In the image below see the extra ambient light hitting in the upper right corner of the screen. It’s defintely lighter than the lower right, where some equipment is blocking light from the window, from hitting the screen. Even in the daytime, with the shutters closed, and the room lights off, almost no ambient light will hit the screen. Under those circumstances, the letter box areas would be essentially black, certainly if another photo was taken using the same exposure. Overall, this same image sizzles, without ambient light present.

When you place this projector in a dedicated home theater or cave, there’s plenty of brightness to do a really nice job on HDTV, and sports in general, as long as you don’t intentionally allow too much ambient light. Keep in mind that this is a projector only approaches 1000 lumens at its very brightest.

Putting the X35W in a family room environment, make sure you have the right screen, one that can reject most side ambient lighting. The JVC X35 models, be they black, or white finish, cannot handle a whole lot of ambient light, regardless of the room.

 

By comparison, the Sony competition is a good 20+% brighter in brightest mode, and the Epsons are about twice as bright! Most of the DLP projectors out there in the general price range, however, are pretty similar in brightness. And, of course, screen size makes a big difference.

Note below, in this image of Justin Bieber, from the Victoria Secret Fashion Show, that the blacks are very nicely black. For our non football HDTV images the rear lights are turned off, the door closed, and the shutters barely open, creating a far better environment.

Again, above, note the blacks in the man’s shirt on the right. With the shutters open as much as for the football photos, the black shirt would certainly have washed out a bit, consider, by comparison: No way the refs pants appear as black as the guy’s shirt above. The difference – the amount of room ambient light.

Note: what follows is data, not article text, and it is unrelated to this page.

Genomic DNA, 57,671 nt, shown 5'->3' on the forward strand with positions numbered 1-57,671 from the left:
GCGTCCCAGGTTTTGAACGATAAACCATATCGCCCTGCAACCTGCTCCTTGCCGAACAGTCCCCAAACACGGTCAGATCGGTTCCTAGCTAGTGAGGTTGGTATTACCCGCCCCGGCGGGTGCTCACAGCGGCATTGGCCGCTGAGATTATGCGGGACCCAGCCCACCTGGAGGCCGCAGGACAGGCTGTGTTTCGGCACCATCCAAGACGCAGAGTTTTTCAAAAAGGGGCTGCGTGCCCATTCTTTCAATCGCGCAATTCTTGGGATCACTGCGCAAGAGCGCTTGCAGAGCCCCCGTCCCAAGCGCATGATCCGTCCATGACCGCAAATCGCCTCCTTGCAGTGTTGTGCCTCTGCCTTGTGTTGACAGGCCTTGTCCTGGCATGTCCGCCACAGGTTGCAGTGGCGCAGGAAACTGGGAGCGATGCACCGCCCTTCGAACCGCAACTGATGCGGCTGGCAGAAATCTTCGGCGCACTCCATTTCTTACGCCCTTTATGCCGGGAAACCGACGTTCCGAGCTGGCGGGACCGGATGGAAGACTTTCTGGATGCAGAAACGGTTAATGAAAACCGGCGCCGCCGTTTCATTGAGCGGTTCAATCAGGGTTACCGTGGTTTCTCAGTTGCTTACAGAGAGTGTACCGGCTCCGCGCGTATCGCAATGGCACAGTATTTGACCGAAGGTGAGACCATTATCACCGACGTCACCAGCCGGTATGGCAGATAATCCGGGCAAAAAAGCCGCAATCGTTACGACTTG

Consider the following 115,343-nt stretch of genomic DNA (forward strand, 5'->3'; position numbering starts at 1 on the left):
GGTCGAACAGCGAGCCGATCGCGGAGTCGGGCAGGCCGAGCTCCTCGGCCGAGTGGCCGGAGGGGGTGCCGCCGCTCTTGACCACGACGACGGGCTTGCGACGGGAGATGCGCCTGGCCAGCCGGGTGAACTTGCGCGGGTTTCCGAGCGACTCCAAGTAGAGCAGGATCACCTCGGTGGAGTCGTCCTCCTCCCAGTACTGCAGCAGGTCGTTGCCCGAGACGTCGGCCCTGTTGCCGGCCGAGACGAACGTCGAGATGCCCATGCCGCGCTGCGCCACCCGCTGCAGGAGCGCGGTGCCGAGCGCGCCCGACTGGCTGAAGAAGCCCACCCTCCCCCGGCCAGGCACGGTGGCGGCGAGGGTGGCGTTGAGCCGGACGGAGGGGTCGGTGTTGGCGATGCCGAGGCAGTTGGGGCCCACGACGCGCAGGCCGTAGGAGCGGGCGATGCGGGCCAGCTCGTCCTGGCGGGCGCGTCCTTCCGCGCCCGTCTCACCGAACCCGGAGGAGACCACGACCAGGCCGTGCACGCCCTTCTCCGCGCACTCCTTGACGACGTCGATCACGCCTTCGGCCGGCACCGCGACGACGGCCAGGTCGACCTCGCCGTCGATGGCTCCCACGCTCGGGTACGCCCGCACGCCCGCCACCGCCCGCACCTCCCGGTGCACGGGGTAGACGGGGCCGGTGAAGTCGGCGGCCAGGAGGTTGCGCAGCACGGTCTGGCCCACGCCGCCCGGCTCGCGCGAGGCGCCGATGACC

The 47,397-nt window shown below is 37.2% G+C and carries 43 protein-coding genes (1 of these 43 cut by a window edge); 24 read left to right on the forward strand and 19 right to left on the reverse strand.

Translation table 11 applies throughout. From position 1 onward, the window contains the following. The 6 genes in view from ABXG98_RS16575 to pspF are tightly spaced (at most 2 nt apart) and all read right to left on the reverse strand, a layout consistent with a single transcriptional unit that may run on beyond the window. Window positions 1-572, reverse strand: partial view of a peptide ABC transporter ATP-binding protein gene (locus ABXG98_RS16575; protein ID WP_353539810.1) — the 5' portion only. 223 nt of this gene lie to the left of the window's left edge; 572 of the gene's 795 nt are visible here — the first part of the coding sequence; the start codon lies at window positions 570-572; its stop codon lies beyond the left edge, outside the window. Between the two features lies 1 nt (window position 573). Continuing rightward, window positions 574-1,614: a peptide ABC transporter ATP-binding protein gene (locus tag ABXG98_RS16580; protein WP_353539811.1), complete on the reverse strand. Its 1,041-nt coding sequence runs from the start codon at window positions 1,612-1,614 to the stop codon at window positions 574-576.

Bottom line for HDTV on the JVC DLA-X35 Home Theater Projector

It worked just fine here. For football, I typically more than fill my 124″ screen with DirecTV’s NFL GameCast, showing up to 8 games at once. That gives me a sports bar look with each of the games being almsost 37″ diagonal! With modest ambient light, that’s pushing the JVC a bit hard. I was definitely tempted to switch in an Epson 5020UB for that oversized image, when friends were over to watch. “Tempted” is the magic word. The Epson could have easily done better with twice the lumens, but this JVC was still able to handle the setup reasonably well. True, I didn’t allow as much ambient light as I could with the Epson, but the room was still pretty “social” friendly.

Very Bottom Line: This JVC DlA-X35 is just great for HDTV type work. Minor artifacts just aren’t an issue when watching some serious football, but the extra “apparent” sharpness and detail, is appreciated. A really good trade-off in this case.

As long as you have enough lumens to go around with this X35 JVC projector, HDTV and Sports will be really good. Sharpness may not rival single chip DLPs, but otherwise… The biggest concern should be having enough brightness to allow for whatever ambient light you need to have a nice social experience for “watching TV” as opposed to movie viewing in cave mode..